Scientists Develop Vaccine to Lower Cholesterol

(Jacob Bruns, Headline USA) Scientists have developed a new vaccine that may lower low-density lipoprotein cholesterol and reduce the risk of strokes and heart attacks, the Daily Mail reported.

Researchers at the University of New Mexico found that the injection lowered LDL cholesterol by up to 30 percent in mice and monkeys.

According to the report, the vaccine, which would purportedly reduce the risk major heart failures, could be released to the general public within 10 years.

Bryce Chackerian, lead researcher and a professor in the Department of Molecular Genetics & Microbiology at UNM, suggested that the vaccine could have a “global impact… not just in the United States, but around the world where heart disease is a significant problem.”

High LDL cholesterol, which is largely caused by obesity, has been cited as the cause for over 18 million deaths per year worldwide.

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The shot works by blocking the protein buildup with non-infectious virus particles.

“It is just the shell of a virus, and it turns out that we can use that shell of a virus to develop vaccines against all sorts of things,” Chackerian said, adding that it can trigger an immune system response to fight off LDL cholesterol.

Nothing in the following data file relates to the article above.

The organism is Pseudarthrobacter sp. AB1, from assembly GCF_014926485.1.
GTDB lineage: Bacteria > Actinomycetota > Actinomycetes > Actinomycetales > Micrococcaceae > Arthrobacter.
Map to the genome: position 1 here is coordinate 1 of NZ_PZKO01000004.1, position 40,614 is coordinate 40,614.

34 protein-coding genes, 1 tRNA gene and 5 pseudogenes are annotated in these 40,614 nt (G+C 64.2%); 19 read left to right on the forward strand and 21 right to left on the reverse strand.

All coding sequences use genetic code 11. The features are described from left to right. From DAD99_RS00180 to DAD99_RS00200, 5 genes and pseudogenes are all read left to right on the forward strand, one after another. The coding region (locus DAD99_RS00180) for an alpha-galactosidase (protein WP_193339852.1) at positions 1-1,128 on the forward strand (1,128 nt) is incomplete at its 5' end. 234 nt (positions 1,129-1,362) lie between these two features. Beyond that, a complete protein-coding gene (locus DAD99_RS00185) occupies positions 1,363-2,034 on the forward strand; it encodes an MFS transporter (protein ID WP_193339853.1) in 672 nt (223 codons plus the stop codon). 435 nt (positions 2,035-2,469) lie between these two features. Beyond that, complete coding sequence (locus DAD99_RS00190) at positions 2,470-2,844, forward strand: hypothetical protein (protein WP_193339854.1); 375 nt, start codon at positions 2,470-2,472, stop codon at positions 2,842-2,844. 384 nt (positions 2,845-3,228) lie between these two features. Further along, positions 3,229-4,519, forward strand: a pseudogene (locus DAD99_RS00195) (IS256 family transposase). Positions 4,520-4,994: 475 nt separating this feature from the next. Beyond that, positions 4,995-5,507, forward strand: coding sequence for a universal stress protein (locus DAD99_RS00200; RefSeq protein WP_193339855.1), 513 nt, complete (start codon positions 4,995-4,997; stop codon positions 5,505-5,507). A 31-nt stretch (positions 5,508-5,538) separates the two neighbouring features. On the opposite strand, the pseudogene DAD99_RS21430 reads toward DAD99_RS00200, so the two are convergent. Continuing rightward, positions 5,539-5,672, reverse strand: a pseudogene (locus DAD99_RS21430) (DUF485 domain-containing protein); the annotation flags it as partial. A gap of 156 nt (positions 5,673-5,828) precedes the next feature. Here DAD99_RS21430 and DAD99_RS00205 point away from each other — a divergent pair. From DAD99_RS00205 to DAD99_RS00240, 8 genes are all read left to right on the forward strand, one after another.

“Your immune system makes a really strong antibody response against this protein that’s involved in controlling cholesterol levels.”

After 10 years of animal testing, researchers said they were ready for human trials in the hopes that the vaccine could mitigate heart disease worldwide.

“We are interested in trying to develop another approach that would be less expensive and more broadly applicable, not just in the United States, but also in places that don’t have the resources to afford these very, very expensive therapies,” Chackerian said.

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